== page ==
All Who Go Do Not Return – A Review

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Readers of Frum Satire are obviously connoisseurs of fine Jewish reading material, and we don’t serve you many book reviews because we know we can hardly make any worthwhile suggestions that will pass your discriminating criteria. But once in awhile we become aware of a book we feel will both increase your avodas hashem while simultaneously giving you a bunch of chassidim to laugh at, OTD folks to gawk at and enough villains to give you something to else argue about at the next yom tov meal when the family is together and you’ve exhausted the Israeli/Palestinian/Obama debate and no one wants to talk to each other anymore.

Shulem Deen’s memoir All Who Go Do Not Return will be read two hundred years from now, just as Solomon Maimon’s memoir is still read more than 200 years after its publication. But where Maimon abandoned his family and had to be begged to give his wife a get, Deen gives the get gladly and in return is fucked in the ass by his community. The value of both books lie in their honest portrayal of struggle – posing the question most are too afraid to ask themselves: what do we do when we exercise the right (we are told we have) to ask questions, and what do we do when we find that right denied us? And what do we do when the stakes of asking those questions are so high?: Asking those questions will result in forfeiture of our family privileges, they will result in the loss of everything we know – we must choose one or the other, when we live in certain frum communities we cannot have both.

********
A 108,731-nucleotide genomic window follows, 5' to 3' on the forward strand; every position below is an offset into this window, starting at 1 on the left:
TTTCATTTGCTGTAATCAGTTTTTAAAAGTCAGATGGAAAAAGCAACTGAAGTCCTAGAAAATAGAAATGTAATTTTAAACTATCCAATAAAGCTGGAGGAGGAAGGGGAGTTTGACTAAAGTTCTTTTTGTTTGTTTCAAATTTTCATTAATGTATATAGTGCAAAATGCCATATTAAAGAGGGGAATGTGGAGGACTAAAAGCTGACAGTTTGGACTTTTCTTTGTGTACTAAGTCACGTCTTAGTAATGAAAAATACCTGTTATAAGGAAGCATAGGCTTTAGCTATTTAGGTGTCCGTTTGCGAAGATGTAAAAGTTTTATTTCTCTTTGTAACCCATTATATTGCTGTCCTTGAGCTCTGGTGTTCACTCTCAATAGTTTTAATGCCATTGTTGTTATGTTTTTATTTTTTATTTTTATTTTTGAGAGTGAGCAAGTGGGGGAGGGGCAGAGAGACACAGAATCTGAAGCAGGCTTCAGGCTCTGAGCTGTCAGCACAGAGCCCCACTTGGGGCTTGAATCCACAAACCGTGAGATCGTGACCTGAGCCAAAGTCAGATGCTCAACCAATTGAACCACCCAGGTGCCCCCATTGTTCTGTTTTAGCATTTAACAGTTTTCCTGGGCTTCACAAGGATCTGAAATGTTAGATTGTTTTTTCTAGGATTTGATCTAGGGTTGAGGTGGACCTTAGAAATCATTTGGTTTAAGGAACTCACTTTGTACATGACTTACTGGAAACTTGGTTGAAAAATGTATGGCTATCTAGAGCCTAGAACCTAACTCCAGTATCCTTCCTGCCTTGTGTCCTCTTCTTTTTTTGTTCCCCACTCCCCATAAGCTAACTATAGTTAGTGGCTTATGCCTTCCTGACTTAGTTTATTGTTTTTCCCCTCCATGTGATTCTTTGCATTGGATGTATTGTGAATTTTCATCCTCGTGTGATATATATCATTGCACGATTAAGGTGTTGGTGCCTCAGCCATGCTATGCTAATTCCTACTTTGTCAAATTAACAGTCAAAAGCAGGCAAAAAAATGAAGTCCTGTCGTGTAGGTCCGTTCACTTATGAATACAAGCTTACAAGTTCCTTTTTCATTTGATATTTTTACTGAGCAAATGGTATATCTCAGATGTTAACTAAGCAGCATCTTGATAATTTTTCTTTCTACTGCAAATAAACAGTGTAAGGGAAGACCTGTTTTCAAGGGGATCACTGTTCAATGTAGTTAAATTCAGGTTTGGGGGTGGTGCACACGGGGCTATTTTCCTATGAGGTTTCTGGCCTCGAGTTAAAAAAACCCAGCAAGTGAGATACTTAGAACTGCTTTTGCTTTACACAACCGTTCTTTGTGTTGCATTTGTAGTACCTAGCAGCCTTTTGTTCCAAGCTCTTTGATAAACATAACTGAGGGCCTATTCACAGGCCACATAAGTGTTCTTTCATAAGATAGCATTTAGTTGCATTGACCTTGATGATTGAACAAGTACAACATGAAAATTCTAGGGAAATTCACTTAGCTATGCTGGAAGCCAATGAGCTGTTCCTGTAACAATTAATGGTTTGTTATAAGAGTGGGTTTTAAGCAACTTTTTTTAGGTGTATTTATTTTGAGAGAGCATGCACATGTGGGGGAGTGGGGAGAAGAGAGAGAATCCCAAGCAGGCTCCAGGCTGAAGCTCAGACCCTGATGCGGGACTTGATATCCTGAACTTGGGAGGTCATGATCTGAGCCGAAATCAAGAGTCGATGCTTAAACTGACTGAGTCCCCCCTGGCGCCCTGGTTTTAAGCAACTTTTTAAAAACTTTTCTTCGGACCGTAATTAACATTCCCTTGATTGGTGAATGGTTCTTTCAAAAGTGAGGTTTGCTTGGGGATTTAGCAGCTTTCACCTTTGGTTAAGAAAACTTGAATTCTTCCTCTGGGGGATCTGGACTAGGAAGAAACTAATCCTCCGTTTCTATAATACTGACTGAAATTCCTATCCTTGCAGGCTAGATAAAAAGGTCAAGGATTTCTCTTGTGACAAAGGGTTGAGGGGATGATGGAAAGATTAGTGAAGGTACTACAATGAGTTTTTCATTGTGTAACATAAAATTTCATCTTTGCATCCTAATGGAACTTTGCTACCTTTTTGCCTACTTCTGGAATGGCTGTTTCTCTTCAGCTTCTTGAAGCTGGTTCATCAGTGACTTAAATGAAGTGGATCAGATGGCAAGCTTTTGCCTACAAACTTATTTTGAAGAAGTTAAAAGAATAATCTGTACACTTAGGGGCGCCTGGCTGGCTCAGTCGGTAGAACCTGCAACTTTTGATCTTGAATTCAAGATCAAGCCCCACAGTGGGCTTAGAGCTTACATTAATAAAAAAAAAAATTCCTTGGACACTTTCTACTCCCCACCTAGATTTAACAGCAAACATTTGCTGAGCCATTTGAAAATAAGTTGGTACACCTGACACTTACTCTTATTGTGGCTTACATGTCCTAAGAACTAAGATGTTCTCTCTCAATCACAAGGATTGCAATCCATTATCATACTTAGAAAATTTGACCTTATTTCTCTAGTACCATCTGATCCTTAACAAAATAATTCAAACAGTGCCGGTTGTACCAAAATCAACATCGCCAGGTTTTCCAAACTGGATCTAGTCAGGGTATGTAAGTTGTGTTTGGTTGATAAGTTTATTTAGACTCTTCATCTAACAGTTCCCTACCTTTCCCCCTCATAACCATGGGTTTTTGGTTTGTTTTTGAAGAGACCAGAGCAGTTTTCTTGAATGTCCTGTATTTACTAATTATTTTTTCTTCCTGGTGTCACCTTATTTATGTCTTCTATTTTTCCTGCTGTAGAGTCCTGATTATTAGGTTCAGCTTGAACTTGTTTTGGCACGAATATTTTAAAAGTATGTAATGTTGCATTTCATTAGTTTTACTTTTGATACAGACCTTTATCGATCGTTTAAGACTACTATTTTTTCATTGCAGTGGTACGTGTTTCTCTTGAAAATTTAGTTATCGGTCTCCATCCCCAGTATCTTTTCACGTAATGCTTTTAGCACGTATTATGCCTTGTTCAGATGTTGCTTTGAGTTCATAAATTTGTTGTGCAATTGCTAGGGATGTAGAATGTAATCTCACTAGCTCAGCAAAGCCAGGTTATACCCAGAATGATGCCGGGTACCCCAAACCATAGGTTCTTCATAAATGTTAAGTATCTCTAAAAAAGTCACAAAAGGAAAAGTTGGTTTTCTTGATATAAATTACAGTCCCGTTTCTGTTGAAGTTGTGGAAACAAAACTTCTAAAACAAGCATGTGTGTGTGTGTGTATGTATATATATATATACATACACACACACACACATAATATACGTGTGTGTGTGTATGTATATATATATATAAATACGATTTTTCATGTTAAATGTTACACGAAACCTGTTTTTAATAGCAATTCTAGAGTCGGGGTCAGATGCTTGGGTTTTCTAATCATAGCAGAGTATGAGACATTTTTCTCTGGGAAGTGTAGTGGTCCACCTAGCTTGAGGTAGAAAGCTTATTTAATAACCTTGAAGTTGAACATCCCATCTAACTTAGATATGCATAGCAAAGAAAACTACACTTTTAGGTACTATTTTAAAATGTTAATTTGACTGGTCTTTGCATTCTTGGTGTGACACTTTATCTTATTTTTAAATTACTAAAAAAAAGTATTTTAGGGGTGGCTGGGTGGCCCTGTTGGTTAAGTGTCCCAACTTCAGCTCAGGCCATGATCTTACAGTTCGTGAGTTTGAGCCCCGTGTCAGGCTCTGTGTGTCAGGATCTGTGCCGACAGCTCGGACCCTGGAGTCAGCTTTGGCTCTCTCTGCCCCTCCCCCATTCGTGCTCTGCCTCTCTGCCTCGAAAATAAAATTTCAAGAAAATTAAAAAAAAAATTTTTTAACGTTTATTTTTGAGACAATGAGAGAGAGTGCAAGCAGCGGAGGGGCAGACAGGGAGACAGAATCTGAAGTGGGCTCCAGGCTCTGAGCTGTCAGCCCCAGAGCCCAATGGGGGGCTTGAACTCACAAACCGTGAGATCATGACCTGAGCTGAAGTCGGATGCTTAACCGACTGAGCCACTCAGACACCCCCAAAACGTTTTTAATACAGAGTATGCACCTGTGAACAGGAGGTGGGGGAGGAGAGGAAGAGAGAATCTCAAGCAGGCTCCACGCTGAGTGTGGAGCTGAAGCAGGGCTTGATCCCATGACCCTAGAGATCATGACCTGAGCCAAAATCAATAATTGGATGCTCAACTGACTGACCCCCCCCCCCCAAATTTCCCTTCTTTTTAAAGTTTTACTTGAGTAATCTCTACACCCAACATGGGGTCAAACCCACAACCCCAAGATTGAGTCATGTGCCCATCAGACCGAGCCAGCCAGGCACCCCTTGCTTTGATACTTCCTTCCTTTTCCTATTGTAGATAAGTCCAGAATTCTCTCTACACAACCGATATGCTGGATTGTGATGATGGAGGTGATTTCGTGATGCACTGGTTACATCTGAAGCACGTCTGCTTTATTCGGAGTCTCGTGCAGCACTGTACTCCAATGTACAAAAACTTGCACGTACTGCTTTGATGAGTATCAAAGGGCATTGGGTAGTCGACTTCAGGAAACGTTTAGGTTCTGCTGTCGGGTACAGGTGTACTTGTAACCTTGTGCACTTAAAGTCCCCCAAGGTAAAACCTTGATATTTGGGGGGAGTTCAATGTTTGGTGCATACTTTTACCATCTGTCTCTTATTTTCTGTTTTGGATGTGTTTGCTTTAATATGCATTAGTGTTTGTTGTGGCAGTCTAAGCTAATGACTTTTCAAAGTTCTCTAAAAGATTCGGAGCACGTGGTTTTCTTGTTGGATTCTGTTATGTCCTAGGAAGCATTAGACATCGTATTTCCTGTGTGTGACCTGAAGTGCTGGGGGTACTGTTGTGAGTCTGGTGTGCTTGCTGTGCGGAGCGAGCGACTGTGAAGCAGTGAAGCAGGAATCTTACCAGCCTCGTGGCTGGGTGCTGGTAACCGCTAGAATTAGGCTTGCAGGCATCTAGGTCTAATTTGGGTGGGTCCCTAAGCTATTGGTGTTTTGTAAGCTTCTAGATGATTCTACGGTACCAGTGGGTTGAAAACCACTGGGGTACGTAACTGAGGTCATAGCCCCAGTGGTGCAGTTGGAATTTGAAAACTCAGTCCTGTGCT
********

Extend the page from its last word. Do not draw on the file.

The answers to these questions are not simple. The poet Robert Frost said “way leads on to way”; just as the village of New Square set itself up on the premise of total control of its adherents and it cannot back down from its stance, so too certain individuals, once they’ve begun their quest, cannot back down.

Anyone who’s read Shulem Deen’s writing knows he’s an excellent writer and this book is no exception. The book is suspenseful from the first paragraph all the way to the last, with layers of tension marbled in between.

Buy it or the terrorists win.